Statements outline Germantown 911's response after Wright hang-up - - Jackson, MS

Statements outline Germantown 911's response after Wright hang-up call

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Lorenzen Wright (file photo) Lorenzen Wright (file photo)

By Kontji Anthony - bio | email

GERMANTOWN, TN (WMC-TV) - New details are surfacing about the mysterious 911 hang-up made from the cell phone of former NBA player Lorenzen Wright on the night he was murdered.  The details come from statements given by Germantown 911 dispatchers and supervisors that were released to the public Monday.

From the beginning we've known Germantown dispatchers were unable to plot the location of Wright's 911 hang-up, but we've had trouble understanding the breakdown in the system, until now.

The 911 call was a hang up call, with no voice - only the sound of possible gun shots.

>>Click here to download and read the statements. (PDF)<<

Statements from dispatchers that were on duty July 19, when a call from Wright's cell phone came in to 911 dispatch at 12:05 a.m, clarify what happened afterward. 

Claudia Woods is the Germantown dispatcher who took the call from former Grizzlies player Lorenzen Wright the night he disappeared.

Calls usually show up on the comm center's mapping system, but statements from dispatchers reveal the technology does not map outside Germantown city limits.

In the statement released by the city, Woods said the call, "showed no visual."

Lieutenant Donald Taylor indicated the same, saying "she couldn't plot it."

Dispatcher Chris Rowlson said, "I did not see anything on that screen."

But here's where the discrepancy begins. Inspectors asked Woods, "Would you attempt to contact a jurisdiction that it was in, and just inform them what you heard?"

Woods answered, "no."

But Dispatcher Rowlson told inspectors, "I know she looked up the Memphis dispatch number...I believe Claudia said something about 'should we call County or Memphis?' speaking to Lieutenant Taylor...he may have said 'yes,' or he may have said 'no'..."

When inspectors asked Lieutenant Taylor if he had, "ever reported any of those (missed) calls to Memphis or Shelby County..." he replied, "not unless it's something...where we can pinpoint."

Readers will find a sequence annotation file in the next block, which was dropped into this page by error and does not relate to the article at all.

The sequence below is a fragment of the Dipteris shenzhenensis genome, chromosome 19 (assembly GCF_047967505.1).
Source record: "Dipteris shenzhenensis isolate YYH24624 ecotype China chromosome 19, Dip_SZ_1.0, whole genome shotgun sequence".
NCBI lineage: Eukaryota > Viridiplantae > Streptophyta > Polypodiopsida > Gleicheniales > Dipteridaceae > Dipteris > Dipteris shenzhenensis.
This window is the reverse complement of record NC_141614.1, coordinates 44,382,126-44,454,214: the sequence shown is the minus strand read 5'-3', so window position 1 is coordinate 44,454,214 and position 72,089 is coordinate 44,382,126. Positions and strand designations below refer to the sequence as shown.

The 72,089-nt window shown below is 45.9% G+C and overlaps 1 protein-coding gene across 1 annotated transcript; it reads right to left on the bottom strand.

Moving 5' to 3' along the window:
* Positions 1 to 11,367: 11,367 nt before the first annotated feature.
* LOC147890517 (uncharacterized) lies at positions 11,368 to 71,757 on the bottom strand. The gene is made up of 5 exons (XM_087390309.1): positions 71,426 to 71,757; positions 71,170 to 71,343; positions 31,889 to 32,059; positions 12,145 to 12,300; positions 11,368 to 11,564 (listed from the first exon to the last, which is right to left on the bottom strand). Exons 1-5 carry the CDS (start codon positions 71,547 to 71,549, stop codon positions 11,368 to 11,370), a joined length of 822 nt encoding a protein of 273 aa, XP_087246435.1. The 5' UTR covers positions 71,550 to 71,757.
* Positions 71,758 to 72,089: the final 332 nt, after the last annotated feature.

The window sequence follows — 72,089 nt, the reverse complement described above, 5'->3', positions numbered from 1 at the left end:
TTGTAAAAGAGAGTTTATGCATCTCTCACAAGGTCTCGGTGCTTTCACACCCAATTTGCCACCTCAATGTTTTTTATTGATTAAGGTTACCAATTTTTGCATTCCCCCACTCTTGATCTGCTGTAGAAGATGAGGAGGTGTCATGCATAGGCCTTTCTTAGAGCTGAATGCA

The statements also raise questions about training. The system showed the latitude and longitude of Wright's cell phone call.

Woods told inspectors, "my supervisor...attempted on his iPhone to plot the latitude and longitude, and could not plot it."

Lieutenant Taylor said, "it (meaning the iPhone) doesn't plot latitude and longitude."

But Dispatcher Rowlson said in his statement, "you can Google them if you have the latitude and longitude."

Rowlson goes on to describe how he's seen other supervisors conduct Google searches.

When inspectors asked Lieutenant Taylor if he could do a Google search, he said, "I've never done it."

According to the statements, only supervisors have internet access in the comm center, after some dispatchers were caught shopping for purses online.

Everyone on duty agreed it is common to get 911 calls they can't plot. In hindsight, Lieutenant Taylor said he would have talked with his supervisor about the dropped call, and that internet access would have helped.

iPhones do plot latitude and longitude with Google Maps, an application that comes on every iPhone.  But Lieutenant Taylor said he'd never used Google Maps, and it's important to note the iPhone was his personal cell, being used for work.

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